Album Review

Gregg Allman's poignant last blast

Gregg Allman - Southern Blood

When a colleague and I interviewed Gregg Allman a few years ago, his main topic of conversation was his health. He had just had a liver transplant and was -- not unsurprisingly -- a bit fixated on it. He clearly was thinking about mortality. You could not tell from his performance at the accompanying gig, of course. At that he was the consummate musican and clearly dedicated to the blues and rock music of his native South.

Both the mortality and the dedication shine through in “Southern Blood”, Allman’s posthumous paean to his life and music to be released next month. 

It is not  about the South per se. For that you should skip back an album to the 2011 Grammy-nominated “Low Country Blues”, reviewed here on ND. The new album, completed as Allman was dying, is about Allman.

“These compositions, they are all poignant and meaningful and talk about his life’s journey. Everyone of them had meaning (for him),” Allman’s manager and friend Michael Lehman told me when I talked to him for an article for my main employer, Reuters.

It is a haunting collection of songs, some his own but most written by friends and favourite artists including Jackson Browne, Willie Dixon, Jerry Garcia and Lowell George.

Each song is something of a goodbye -- an acceptance that a difficult life was about to end  but with the blessing of it having happened anyway.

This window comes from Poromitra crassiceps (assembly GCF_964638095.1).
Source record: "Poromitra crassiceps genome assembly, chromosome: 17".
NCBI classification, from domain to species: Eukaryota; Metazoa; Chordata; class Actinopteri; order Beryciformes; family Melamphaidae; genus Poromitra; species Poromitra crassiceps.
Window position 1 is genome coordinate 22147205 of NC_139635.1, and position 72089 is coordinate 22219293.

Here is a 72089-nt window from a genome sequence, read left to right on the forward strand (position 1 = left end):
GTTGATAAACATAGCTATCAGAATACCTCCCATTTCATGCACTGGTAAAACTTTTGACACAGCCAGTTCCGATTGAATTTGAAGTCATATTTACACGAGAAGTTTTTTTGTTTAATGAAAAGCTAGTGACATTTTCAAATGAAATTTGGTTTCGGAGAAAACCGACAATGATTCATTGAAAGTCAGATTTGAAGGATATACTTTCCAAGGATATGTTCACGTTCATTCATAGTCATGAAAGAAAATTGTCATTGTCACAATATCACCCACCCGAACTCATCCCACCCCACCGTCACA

George’s “Willin'”, for example, is the tale of a hard-times Southwestern truck driver who keeps on the road against all the odds, a hint at Allman’s near continual touring.

Another song — written by Mississippi bluesman Wilie Dixon — needs no explanation:

I Love The Life I Live/ I Live The Life I Love

Allman’s sweet rendition of Bob Dylan’s “Going, Going, Gone” is a clear indication of his knowing what was soon to happens.

I’ve just reached a place/Where the willow don’t bend/There’s not much more to be said/It’s the top of the end

For me, the most poignant track of all is the opening one, Allman’s own “My Only True Friend” in which he calls on the people who have followed his music since before 1969, the year the Allman Brothers hit the road, to remember him.

You and I both know this river must surely flow to an end/Keep me in your heart, keep your soul on the mend/I hope you’re haunted by the music of my soul, when I’m gone/Please don’t fly away to find a new love

It is an album to remember him by. Not perhaps as stunning musically as "Low Country Blues", but a touchingly intense farewell that hints at how much we will miss him.

(This is a reworked version of a story I wrote for my main employer, Reuters)